By David Drake
Whenever blockchain technology is mentioned, it is highly probable that the financial sector is the first thing that comes to mind. But the distributed ledger technology is making significant headways in other sectors and one of the sectors that is reaping benefits from adopting this technology is supply chain.
As trade continues to grow, the supply chain continues to become complex. This stems from the growing number of players in the chain resulting to numerous transactions going back and forth. Such inefficiencies lead to increased time lags, overbookings and, in some instances, no-shows where communication lines become faulty. This is especially so in the busy shipping industry.
To increase efficiency in the supply chain space, IBM partnered with Maersk to develop a blockchain-based digital platform known as Tradelens, which major players in the transport space continue to adopt. Spanish port, Authority of the Bay of Algeciras (APBA) is the latest international port to sign an agreement to use the Tradelens platform. This development is significant as Algeciras is among the top 10 busiest ports in Europe.
In 2017, the port processed at least 100 million tonnes of cargo. In 2018, this cargo volume is expected rise to close to 109 million tonnes. With increasing activity in the port, the APBA is banking on Tradelens to efficiently and securely exchange documentation and any other relevant information between players in the chain.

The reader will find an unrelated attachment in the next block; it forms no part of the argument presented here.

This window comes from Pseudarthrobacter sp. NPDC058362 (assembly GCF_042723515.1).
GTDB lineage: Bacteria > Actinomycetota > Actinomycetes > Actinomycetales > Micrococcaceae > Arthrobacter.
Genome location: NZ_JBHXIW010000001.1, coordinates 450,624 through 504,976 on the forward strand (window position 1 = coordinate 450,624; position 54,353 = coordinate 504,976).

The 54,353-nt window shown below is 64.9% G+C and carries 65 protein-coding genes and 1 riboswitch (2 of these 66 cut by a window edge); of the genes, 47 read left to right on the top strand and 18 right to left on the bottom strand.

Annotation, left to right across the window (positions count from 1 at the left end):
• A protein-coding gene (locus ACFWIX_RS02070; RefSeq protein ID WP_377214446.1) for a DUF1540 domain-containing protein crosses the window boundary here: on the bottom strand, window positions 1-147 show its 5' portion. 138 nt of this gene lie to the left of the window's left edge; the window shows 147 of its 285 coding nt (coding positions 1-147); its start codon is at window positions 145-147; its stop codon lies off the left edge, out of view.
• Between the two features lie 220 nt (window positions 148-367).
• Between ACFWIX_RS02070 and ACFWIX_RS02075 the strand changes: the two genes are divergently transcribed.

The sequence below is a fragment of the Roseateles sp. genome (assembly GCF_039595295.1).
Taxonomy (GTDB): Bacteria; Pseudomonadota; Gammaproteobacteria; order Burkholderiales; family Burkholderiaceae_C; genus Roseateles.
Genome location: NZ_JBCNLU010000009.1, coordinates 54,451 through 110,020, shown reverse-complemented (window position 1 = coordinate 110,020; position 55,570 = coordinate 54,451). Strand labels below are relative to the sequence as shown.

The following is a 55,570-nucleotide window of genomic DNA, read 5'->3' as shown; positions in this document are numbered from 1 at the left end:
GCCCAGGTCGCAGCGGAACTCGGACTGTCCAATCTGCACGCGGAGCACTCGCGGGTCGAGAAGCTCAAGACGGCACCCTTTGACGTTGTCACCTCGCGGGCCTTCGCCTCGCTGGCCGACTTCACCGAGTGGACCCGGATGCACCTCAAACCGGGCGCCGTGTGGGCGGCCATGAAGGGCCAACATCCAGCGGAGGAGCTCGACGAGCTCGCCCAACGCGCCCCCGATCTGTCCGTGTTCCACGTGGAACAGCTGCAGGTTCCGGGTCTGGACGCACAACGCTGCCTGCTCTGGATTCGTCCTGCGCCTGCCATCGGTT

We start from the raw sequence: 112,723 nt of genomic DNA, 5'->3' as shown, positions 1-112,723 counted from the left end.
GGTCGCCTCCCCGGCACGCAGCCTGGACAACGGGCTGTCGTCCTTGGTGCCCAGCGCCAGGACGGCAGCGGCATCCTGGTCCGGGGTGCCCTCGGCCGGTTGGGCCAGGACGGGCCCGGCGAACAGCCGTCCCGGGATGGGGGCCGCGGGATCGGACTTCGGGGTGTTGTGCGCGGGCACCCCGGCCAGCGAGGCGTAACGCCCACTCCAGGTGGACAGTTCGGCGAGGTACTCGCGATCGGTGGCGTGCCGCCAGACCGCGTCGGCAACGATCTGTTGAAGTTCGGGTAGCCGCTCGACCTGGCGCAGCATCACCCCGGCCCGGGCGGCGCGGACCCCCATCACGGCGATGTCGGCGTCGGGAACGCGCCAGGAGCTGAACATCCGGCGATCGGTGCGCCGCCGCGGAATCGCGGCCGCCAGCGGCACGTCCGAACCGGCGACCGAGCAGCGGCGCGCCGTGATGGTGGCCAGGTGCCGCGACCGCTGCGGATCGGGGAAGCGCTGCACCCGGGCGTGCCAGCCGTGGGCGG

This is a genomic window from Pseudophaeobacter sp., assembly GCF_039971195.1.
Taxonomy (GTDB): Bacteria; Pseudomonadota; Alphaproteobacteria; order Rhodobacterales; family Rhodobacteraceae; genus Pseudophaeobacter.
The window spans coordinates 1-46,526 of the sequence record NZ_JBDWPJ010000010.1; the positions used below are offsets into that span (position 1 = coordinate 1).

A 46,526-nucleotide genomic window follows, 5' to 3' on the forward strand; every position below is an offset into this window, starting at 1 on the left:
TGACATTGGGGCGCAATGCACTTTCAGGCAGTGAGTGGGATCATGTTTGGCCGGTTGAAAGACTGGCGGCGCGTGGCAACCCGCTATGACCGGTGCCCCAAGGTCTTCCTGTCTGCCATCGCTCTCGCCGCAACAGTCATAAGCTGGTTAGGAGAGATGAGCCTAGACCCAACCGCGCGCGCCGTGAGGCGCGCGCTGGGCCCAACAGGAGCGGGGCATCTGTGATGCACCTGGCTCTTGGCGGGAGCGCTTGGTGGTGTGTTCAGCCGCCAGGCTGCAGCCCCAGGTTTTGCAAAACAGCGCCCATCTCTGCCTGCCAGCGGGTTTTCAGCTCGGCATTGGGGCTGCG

But beyond documentation, Feroz Sanaulla, LDJ Capital Managing Director for Venture Capital (MENA, Abu Dhabi, Dubai) sees blockchain aiding in congestion and turnaround time reduction.
He says, “I think the incentives for shipping lines will be clearer once terminals demonstrate that leveraging blockchain can automate the document checking process, speed up turnaround time and reduce congestion in terminals. These are key drivers of shipping line costs, so a win-win is possible.”
By the close of 2018, the Tradelens platform enlisted 40 active ports and terminals worldwide and handled over 20 million cargo containers. This feat is impressive considering that the platform just began commercial activity this past August.
According to Blockchain Executive at Momentum Studios, Kenji Claudio, blockchain application in transportation sector is obvious because the distributed ledger technology seamlessly integrates into already established supply chain systems. This is contrary to instances where blockchain companies are trying to reinvent the wheel.
He says, “The supply chain solutions that blockchain possesses is one of the most obvious applications and use cases. So many tech companies are trying to reinvent the wheel with blockchain, whereas it’s inherent solvency points within the ledger can seamlessly integrate into supply chain systems, from an adoption and logistics standpoint, much easier than the blockchain companies trying to invent new protocols that frankly may never see adoption.”
With the growing blockchain application in the shipping industry, we are more likely to see the transport and logistics sectors lead in the mass adoption of blockchain. Unlike the financial sector where the technology is likely to eventually have mainstream impact, there are less barriers for these sectors. This shifts their focus to increasing efficiency in the largely paper-based supply chain space.
Disclaimer: David Drake is on the advisory board for most of the firms mentioned or quoted in this article.